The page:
Bone Appetit

By Caroline Dipping

November 16, 2007 5 min read


Dairy's good, but other foods are rich in calcium, too

By Caroline Dipping

Copley News Service

Everyone knows that calcium does a body good. It builds stronger bones and teeth and maintains bone mass. It also helps muscles and nerves to work properly, helps the blood to clot and may help to reduce weight gain. Yet, despite calcium's health benefits, people aren't getting enough in their diets, even with the usual suspects - milk, yogurt, ice cream and cheese.

"There is a high ratio of calcium deficiency in the standard American diet," said Janet Little, certified nutritionist for Henry's Farmers Market.

But dairy isn't the only way to get calcium.

There are two things to consider while looking to add calcium-rich foods to your diet: bioavailability (the ability of the body to use the nutrients) and calcium density (meaning you get a lot of calcium for your calories). Calcium-rich foods should fall under both categories, according to Little.

"Actually, some of your green vegetables have higher bioavailability than dairy sources," Little said. "Those would be cauliflower, watercress, brussels sprouts, mustard greens, bok choy, broccoli, turnip greens. And then you also have calcium-fortified beverages such as orange juice."

Another calcium-rich food is almonds, she said. Adding them to salad not only packs a crunch, but gives your food intake a calcium kick. The recommended daily allowance of calcium for most adults is 1,000 milligrams. Here are some calcium-rich foods that you can find in - and out - of the dairy case:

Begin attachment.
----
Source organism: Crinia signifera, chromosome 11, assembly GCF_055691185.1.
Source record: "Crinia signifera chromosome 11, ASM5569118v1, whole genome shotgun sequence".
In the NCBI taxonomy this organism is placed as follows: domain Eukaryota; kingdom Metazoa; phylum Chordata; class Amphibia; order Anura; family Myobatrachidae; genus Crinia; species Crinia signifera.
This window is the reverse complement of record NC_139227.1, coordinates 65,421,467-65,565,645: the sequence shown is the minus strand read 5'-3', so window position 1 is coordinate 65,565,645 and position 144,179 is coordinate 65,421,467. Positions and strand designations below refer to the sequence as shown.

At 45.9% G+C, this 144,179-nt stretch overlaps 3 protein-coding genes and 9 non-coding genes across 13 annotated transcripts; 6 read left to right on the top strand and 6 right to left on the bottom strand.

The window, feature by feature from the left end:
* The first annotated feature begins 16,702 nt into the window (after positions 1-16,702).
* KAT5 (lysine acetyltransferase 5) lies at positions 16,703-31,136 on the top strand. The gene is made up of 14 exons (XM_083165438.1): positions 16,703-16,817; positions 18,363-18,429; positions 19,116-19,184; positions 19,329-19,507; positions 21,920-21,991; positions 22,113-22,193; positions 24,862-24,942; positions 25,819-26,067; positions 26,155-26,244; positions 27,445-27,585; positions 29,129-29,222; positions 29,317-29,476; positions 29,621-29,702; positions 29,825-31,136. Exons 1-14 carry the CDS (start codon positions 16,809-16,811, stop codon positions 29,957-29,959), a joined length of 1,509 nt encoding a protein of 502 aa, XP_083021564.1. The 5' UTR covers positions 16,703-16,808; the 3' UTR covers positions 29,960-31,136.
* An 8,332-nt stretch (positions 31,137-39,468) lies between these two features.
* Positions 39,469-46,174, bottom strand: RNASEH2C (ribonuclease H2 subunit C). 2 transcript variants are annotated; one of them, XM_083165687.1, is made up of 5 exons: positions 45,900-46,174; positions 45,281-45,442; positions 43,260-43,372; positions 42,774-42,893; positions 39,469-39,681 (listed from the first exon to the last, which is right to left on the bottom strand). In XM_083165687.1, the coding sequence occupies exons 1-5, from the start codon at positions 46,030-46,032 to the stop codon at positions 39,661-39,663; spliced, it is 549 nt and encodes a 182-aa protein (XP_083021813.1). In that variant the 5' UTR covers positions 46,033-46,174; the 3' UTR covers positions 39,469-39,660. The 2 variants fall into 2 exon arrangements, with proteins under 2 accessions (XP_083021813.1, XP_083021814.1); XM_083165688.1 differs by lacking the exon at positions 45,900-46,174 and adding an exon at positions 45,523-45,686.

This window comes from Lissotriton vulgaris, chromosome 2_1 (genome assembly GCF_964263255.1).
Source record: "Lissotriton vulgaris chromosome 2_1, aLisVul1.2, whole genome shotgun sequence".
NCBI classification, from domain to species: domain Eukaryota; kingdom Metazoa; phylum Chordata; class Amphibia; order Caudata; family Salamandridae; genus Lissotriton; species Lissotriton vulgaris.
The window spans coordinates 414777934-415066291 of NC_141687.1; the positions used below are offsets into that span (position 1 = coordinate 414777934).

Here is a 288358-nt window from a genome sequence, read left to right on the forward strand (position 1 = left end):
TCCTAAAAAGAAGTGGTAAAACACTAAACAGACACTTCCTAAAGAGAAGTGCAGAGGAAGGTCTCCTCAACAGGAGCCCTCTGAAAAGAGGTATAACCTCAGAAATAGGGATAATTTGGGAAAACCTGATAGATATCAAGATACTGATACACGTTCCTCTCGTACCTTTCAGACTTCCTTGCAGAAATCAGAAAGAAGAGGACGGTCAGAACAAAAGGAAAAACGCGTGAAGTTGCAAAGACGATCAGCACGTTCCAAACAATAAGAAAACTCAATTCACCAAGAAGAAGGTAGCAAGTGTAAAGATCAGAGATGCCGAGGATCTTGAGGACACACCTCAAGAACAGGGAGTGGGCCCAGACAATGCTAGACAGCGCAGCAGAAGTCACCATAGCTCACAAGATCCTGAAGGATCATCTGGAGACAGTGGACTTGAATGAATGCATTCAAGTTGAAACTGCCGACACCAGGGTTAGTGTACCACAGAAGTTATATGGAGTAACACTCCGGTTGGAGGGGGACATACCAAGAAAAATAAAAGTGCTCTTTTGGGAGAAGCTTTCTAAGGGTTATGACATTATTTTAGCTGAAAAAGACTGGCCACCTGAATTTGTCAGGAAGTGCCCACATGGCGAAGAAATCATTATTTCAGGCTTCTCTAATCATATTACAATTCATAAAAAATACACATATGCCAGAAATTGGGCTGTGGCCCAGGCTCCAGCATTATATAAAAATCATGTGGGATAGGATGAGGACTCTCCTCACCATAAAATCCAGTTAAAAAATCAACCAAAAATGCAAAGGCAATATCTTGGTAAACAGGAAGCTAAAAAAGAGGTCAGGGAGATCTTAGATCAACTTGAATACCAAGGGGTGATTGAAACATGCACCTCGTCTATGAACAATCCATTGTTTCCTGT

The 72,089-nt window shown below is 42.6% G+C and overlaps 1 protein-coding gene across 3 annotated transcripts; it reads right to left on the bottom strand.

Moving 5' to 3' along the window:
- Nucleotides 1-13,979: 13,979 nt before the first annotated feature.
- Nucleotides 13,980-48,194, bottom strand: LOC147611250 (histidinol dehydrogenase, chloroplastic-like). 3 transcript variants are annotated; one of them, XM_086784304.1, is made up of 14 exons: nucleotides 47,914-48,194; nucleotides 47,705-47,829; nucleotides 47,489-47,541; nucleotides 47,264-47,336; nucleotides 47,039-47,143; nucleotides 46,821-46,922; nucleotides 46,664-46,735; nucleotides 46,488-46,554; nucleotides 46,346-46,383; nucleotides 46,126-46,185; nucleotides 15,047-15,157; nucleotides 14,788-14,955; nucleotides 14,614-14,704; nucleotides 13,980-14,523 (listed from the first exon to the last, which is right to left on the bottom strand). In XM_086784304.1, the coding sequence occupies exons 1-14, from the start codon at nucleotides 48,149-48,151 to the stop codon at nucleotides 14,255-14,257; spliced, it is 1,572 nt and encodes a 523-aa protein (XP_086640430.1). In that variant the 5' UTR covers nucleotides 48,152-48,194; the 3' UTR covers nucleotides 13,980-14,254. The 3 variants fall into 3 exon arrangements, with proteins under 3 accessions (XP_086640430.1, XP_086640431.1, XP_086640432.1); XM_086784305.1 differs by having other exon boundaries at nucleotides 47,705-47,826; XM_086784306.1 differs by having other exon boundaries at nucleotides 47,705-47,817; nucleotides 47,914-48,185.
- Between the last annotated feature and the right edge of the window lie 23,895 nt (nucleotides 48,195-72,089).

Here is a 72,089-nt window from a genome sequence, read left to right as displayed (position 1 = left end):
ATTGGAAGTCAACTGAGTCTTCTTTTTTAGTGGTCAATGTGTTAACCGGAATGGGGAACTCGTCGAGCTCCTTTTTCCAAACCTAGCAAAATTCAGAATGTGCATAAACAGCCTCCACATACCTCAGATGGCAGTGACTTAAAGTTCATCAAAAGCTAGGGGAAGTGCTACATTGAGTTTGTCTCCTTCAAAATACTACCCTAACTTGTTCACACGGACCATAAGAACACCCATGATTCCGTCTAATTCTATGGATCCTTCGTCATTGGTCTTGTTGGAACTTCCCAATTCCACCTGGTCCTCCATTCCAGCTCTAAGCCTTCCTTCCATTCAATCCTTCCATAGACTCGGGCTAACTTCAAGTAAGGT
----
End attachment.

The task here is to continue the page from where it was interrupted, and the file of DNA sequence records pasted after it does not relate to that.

- Canned sardines, 3 ounces, 325 milligrams

- Nonfat milk, 1 cup, 301 milligrams

- Cheddar cheese, 1 ounce, 204 milligrams

- Canned salmon, 3 ounces, 182 milligrams

- Broccoli, cooked from fresh, chopped, 1/2 cup, 36 milligrams

- Kale, cooked, 1 cup, 90 milligrams

- Almonds, 1 ounce, 75 milligrams

- Tofu, firm, raw, 1 ounce, 194 milligrams

- Yogurt, plain fat-free, 1/2 cup, 224 milligrams


6 ounces natural chicken breast or 8 ounces extra-firm tofu

1 tablespoon fresh organic ginger, grated

1 clove garlic, minced

2 teaspoons cornstarch

1 tablespoon extra-virgin olive oil or organic sesame oil

1/4 cup water chestnuts, sliced

1 carrot, sliced

1/2 cup organic broccoli, cut into florets

1/4 cup organic snow peas

1/2 cup organic bok choy, cut into 1-inch pieces

1/2 cup organic chicken or vegetable broth

1/4 cup store-bought Asian Sesame Marinade

1 tablespoon low-sodium organic soy sauce or tamari

1 cup organic brown rice, cooked

Yields 2 servings.

Chop chicken or tofu into bite-size pieces. Place in bowl and toss with ginger, garlic and cornstarch; set aside. Heat large frying pan or wok over high heat. Add oil. Add all the veggies and cook for 3 minutes, until heated through. Add broth, cover veggies and cook for 1 minute. Add tofu or chicken, marinade and soy sauce. Toss until well coated. Cook for about 2 minutes, or until chicken is thoroughly cooked and reaches an internal temperature of 166 F.

Enjoy half the stir-fry with a half-cup of brown rice.


6 slices bacon, chopped

2 teaspoons olive oil

2 cloves garlic, minced

2 pounds brussels sprouts, cleaned and halved

1/3 cup chopped walnuts

Salt and pepper

Yields 8 servings.

Preheat oven to 375 degrees. Cook bacon in an oven-proof pan until crisp, remove from pan and drain on paper towels. Drain bacon grease. Add olive oil, garlic and brussels sprouts. Toss to coat evenly. Place in oven and roast 30 minutes, until soft. Stir in bacon and walnuts. Add salt and pepper to taste.

(From Janet Little, certified nutritionist for Henry's Farmers Market)

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